A. The tradition is to have a farewell address, but I used the opportunity to make what I called a closing argument, to try to bring about some changes. It used to be that the Senate was a place where any senator could offer virtually any amendment at virtually any time and get a vote. So, with unlimited debate you could bring up new ideas and debate them. It’s a pretty good forum for attracting public attention and really doing something constructive. And then there was a rule that was abused by majority leaders of both sides where they would offer amendments so that no further amendments could be offered. They called it ‘filling the tree.’ It was a procedural device, and when it was done by Republicans, the Democrats would object that they didn’t have a chance to offer amendments and they would filibuster. The filibusters were very abusive. To break a filibuster you need 60 votes and it takes about three days of the Senate’s time.
At the same time there was a lot of partisanship over judges, because the cultural wars have been fought out at times in the federal courts on questions like a woman’s right to choose, school prayer, embryonic stem cell research. And the political parties have been controlled by the fringes. They control the primary process. For example, an excellent senator like Joe Lieberman couldn’t win a primary in Connecticut [in 2006]. I couldn’t win a Republican primary in Pennsylvania [in 2010]. Bob Bennett [former Republican Senator] of Utah had a 93 percent conservative record and he couldn’t win a primary in Utah. [Republican Senator] Lisa Murkowski in Alaska lost her primary, and she was opposed by members of the Republican caucus. People that she sits with every Tuesday for lunch, and with whom she talks about party affairs, felt she wasn’t sufficiently conservative. I called that in my speech sophisticated cannibalism, and I made a mistake; I should not have called it sophisticated. It’s just raw cannibalism. The fights between the parties have descended to a level where right now it appears we are going to have two years of chaos, until the decision is made about who is going to be elected president in 2012.
Q. Of all the places you could teach, why did you choose Penn Law, and how will you incorporate your Senate experience into your course on the separation of powers?
A. I chose Penn because it’s one of the best law schools in the country. ... And I know a lot of the people at Penn, including one of the distinguished visiting professors named Shanin Specter [Arlen Specter’s son]. I taught at Penn in 1969, 1970 and 1971, so I know the Law School and it’s a terrific place. I have keen interest in developing ideas about the Supreme Court for the next generation of lawyers. I think it’s very important for people who have been fortunate enough to have had the kind of experiences as I’ve had to share the experiences with other people.
Q. One of the areas you will be delving into in your teaching is the relationship between Congress and the Supreme Court, as well as the confirmation process. Why focus on that?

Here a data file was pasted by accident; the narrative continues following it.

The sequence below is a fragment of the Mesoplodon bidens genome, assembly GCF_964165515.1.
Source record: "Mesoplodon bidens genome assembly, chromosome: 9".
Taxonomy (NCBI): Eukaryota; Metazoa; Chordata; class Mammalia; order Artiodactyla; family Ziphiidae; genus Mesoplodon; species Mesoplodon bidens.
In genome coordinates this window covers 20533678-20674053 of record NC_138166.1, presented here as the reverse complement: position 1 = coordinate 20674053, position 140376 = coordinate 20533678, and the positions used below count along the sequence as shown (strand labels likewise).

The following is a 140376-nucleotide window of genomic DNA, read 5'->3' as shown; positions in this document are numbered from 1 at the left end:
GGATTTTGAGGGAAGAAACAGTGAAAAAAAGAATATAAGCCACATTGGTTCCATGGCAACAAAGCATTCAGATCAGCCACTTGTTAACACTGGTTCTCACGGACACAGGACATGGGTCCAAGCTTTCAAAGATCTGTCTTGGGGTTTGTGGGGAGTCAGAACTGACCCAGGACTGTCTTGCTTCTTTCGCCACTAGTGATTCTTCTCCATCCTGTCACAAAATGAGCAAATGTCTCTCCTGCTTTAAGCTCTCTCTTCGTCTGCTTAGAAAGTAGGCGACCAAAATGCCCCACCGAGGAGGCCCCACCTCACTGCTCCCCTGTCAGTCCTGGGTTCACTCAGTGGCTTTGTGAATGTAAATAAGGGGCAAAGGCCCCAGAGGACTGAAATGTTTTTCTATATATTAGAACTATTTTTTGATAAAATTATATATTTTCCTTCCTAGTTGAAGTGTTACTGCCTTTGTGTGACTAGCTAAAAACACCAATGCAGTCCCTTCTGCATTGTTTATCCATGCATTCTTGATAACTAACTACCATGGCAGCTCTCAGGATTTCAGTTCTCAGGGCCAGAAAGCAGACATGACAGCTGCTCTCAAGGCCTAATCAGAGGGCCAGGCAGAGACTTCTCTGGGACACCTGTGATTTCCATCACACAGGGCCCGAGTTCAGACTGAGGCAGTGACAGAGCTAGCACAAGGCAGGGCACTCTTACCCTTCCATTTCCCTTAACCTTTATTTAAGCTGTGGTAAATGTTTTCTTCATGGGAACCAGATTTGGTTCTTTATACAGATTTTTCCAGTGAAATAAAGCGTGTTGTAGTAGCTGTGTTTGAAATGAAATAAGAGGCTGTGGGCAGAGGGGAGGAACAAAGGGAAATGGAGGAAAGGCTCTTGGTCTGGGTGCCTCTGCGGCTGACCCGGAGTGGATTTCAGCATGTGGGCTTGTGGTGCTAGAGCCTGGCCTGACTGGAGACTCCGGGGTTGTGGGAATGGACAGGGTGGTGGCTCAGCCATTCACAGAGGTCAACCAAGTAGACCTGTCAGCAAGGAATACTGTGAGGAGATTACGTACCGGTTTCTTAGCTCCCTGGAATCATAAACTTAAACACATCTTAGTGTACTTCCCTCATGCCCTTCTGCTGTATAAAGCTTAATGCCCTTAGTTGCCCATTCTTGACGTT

A. I think the Supreme Court needs to be better understood, and one of the ways to have it understood is to televise the court, which is something I’ve been trying to do for virtually my entire Senate career. The supreme court of Great Britain is televised, as is the supreme court of Canada, the state supreme courts, the U.S. Senate and the House; but the U.S. Supreme Court has resisted. … One of the grave problems of the confirmation process is that [Supreme Court] nominees make a lot of statements that are really close to commitments—you can’t sue them for deviating—but there is such a practice of totally ignoring the statements that there really needs to be a way to deal with it. For example, [Chief Justice John] Roberts wrote a concurring opinion joined by [Justice Samuel] Alito in Citizens United [v. Federal Election Commission] that is a 180-degree U-turn from the questioning in the confirmation hearings on following precedents stare decisis and on being deferential to Congressional findings of fact. And, the Supreme Court decides all the cutting issues of the day. They need to be understood. I think the legitimacy of the Supreme Court really is under attack at the moment. Not too many people know it, but their decision in Bush v. Gore was disgraceful. I use that word knowingly. [Justice Antonin] Scalia said irreparable damage would be done to President Bush’s legitimacy if the votes were counted, which made absolutely no sense. ...And there’s Citizens United, and they’ve just made a mockery of the statute which governs changes in the rules of civil procedure, but that’s a long story. …Those are some of the thoughts on my mind, just some.
Q. Penn President Amy Gutmann has said she hopes that your presence on campus will encourage more students to pursue careers in public service.
A. I’m pleased to hear that she said that. I’ve long contended that government does not have the best and the brightest. … When I came out of law school I became a committeeman to try and work through the political ranks. Being hired in the district attorney’s office was political at the time. But once I got to City Hall I found the level of professionalism was much inferior to what there was at the big law firms. I’ve always tried to bring people into government. When I was elected DA, I had a special recruiting policy. I went to all the big law firms to try to secure a young lawyer for two years to get his services and to get experience for him. ... I’ve spoken at countless colleges and high schools and I’ve always carried the theme of ‘get involved,’ and when I interact with the [Penn Law] students I’ll be carrying that message forward. Of course my whole career has been a statement to that effect.
Originally published on March 3, 2011